Returning to the Moon on the European Service Module

Moving to series production and dealing with the US, where things are done slightly differently


Interview NASA has set late August as the launch window for its much-delayed Artemis I rocket. Already perched atop the booster is the first flight-ready European Service Module (ESM). Five more are in the pipeline.

Airbus industrial manager Siân Cleaver, whom The Register met at the Goodwood Festival of Speed's Future Lab, has the task of managing the assembly of the spacecraft, which will provide propulsion, power, water, oxygen and nitrogen for the Orion capsule.

Looking for all the world like an evolution of the European Space Agency's (ESA) International Space Station (ISS) ATV freighter, the ESM is not pressurized and measures approximately 4 meters in length, including the Orbital Maneuvering System Engine (OMSE), which protrudes from the base.

The OMSE will also look a little familiar: "We've taken those directly from old Space Shuttles", Cleaver told us, which makes for a pleasing symmetry considering the mission.

The Space Shuttle Orbital Maneuvering System has Apollo Service Module heritage and while those used by the EMS won't be returning to Earth, the technology is well proven.

Sadly, old Space Shuttle bits are a limited commodity. "We will fly those up to ESM-6," said Cleaver, "beyond that we're starting to think about using a new engine that's developed on the basis of this one."

At present Airbus is contracted to build six ESMs. The first is waiting for that first, uncrewed, launch. The second is already in Florida, awaiting integration with the next Artemis rocket and the third, which could well play host to the first astronauts to set foot on the Moon since the days of Apollo, is coming together in Bremen, Germany.

The first batch of ESMs have evolved as work has progressed. Lessons learned from ESM-1 filter down into ESM-2 and so on (and doubtless whatever is learned from that critical first test flight will also be stirred into the pot.) "There were a lot of changes between ESM-2 and ESM-3," said Cleaver. "…ESM-3 was a slightly different size to ESM-1 and 2 because they were thinking of pushing a Gateway module up with it…"

The plans NASA and its international partners have for launching the modules for the Gateway, a space station destined for a near-rectilinear halo orbit (NRHO) around the Moon, have been somewhat fluid over the years. One plan had called for the European System Providing Refueling, Infrastructure and Telecommunications (ESPRIT) and Habitation and Logistics Outpost (HALO) to be launched on Artemis 3 but has since been ditched in favour of separate commercial launches.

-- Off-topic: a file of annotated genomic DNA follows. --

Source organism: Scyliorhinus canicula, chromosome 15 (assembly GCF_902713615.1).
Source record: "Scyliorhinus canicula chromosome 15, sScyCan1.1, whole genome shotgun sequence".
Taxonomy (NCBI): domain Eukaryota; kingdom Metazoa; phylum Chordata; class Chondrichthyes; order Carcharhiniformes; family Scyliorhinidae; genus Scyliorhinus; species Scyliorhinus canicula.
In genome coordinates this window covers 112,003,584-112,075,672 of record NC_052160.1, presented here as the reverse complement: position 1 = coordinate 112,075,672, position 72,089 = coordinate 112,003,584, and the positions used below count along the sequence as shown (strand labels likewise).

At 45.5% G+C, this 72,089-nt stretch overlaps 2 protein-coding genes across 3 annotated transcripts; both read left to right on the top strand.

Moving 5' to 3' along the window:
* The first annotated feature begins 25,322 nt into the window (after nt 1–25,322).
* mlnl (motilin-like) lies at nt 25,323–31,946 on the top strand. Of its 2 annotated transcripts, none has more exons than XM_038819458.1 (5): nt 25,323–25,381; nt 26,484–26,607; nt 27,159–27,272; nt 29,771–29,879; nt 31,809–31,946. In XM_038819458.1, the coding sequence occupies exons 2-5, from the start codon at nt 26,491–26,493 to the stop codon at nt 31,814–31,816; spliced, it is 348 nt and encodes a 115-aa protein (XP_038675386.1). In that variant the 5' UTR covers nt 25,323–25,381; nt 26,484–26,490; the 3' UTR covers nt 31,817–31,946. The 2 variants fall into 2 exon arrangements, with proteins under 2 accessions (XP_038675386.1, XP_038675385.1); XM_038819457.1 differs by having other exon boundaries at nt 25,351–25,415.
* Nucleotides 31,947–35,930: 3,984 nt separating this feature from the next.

Things are due to settle down somewhat after ESM-3, although the project management of such a spacecraft continues to be a challenge. "I have a spreadsheet," said Cleaver, "that has all the different pieces of equipment and all the different subcontractors, and I track all of the delivery dates that way."

"So it's quite basic in that sense," she laughed.

One challenge is the international aspect of the endeavor. "We're working all across Europe," she said, "and then we're also working with US suppliers as well, who do things ever so slightly differently to how we're used to doing them in Europe in terms of documentation and processes.

"So it's really trying to make sure that everyone's on the same page, everybody's working the same way and everybody's respecting each other's deadlines."

Cleaver is looking forward to the next batch of ESMs, which will move to more of a series production line compared to ESMs 1 to 3. Bidding is underway for ESMs 7 to 9 and the intention is that things should become cheaper and quicker as batches of spacecraft get ordered.

But there remain those crucial early flights, the first without a crew and the second (hopefully) with. "We've had to change everything in the ESM," said Cleaver of the ATV comparison, "to make it completely safe for the crew."

"With ESM-1, it's a test: 'Let's try this, let's try that.' With ESM-2 you can't do that – people's lives are stake here."

Hence Cleaver is not overly bothered about the ongoing delays with Artemis 1. "We can't take any chances," she said. "I think we'd rather be delayed than have catastrophic failures and errors that can result in the loss of the mission. It's just not an option for us."

"We have to make sure that it's right, and it's right first time, which is why it's worth being conservative when talking about launch dates."

And as for when breathing will be able resume on the ground after Artemis 1? "I think for the guys on the European Service Module team," laughed Cleaver, "It will be when the Orion module has separated from the ESM right at the end of the mission."

Or maybe a bit later, once all the data from ESM-1's sensors has been confirmed as returned. After all, unlike the Space Shuttle from which its big engine is derived, the European Service Module will most definitely not be making a runway landing on Earth. ®

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